• House Bill 50: Standardized Testing Opt-Out
    This bill codifies the right of parents to withhold their students’ participation in the statewide standardized test, the Smarter Balanced Assessment. Under HB 50, parents would submit a written optout declaration to their student’s school at least two days prior to testing, and schools would provide the student with “alternative educational activities” during testing time. HB 50 also protects opt-out students from any adverse academic or disciplinary action as a result of opt-out. This bill was vetoed, but a veto override vote can be taken in January. As an educator, I know that Federal and State policies towards standardized testing have created an atmosphere of “toxic testing” and I hope that HB 50 empowers parents to push back against these policies.
     
  • House Bill 140: Division of Motor Vehicles Fees
    The DMV fee bill is an investment in our infrastructure and our state’s future. It means more middle class jobs, provides for safer roads and helps Delaware be more competitive in attracting businesses. The bill will generate $330 million in funds for infrastructure projects throughout Delaware over the next 6 years. 51 new or previously delayed projects are now scheduled to move forward with these funds. An additional $50 million this year has been dedicated to repaving and bridge maintenance statewide using this new money.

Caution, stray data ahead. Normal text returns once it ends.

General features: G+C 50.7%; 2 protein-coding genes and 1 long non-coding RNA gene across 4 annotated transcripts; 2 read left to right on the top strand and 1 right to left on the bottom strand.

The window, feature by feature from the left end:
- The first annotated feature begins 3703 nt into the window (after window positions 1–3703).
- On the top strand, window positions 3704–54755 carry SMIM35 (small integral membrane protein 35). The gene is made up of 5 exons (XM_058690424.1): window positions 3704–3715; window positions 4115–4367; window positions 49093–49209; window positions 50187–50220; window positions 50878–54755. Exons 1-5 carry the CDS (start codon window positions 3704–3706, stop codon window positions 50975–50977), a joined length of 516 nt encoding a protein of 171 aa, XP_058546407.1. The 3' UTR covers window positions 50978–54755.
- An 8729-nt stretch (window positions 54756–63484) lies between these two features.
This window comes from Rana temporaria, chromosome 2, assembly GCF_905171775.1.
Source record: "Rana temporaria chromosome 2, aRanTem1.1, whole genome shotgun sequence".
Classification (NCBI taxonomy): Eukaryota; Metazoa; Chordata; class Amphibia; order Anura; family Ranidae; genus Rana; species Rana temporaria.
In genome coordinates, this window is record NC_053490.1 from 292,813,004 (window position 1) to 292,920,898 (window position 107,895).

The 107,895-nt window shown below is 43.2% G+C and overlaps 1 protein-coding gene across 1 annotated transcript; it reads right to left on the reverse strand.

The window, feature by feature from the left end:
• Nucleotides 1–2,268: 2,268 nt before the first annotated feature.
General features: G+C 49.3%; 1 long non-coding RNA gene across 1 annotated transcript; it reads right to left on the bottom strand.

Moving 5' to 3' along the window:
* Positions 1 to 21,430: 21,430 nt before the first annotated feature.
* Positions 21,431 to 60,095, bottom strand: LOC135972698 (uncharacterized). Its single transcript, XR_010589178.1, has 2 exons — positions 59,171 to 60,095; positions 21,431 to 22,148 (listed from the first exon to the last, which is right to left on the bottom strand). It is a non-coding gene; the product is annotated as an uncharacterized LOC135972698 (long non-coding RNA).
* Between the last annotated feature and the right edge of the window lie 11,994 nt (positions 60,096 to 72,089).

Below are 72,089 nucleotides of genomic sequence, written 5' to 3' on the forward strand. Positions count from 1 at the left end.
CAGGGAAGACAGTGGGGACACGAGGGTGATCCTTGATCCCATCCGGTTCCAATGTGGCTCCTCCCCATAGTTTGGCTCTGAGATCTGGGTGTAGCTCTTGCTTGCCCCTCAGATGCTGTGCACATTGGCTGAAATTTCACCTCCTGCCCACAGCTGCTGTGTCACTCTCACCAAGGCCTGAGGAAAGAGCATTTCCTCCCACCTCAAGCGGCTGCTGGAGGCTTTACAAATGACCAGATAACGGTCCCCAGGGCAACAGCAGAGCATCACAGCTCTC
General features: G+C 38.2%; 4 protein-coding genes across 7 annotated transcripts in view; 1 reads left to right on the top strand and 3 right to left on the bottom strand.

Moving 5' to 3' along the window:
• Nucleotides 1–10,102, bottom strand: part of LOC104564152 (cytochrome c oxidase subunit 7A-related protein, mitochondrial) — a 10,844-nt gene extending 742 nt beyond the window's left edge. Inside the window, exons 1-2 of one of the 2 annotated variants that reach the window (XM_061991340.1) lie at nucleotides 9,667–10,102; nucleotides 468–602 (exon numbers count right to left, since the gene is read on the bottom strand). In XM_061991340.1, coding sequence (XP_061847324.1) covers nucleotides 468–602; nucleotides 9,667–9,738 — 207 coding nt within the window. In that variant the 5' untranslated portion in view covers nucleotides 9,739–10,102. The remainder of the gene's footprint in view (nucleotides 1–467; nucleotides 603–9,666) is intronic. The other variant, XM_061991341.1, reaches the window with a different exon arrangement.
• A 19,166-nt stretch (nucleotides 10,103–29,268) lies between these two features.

• House Concurrent Resolution 46: Police Body Cameras
    This resolution encourages state and local agencies to formulate a uniform body camera policy for use by police agencies across Delaware. HCR 46 asks law enforcement groups to collaborate with the Department of Safety and Homeland Security and the Attorney General’s Office to examine questions related to the deployment and use of body cameras.

 


Our neighborhoods:

I've been to numerous community meetings and made contact with many civic association leaders. If your civic association is having a meeting and would like me to attend, please contact my office. Additionally, if you have any questions about state issues, call my office any time.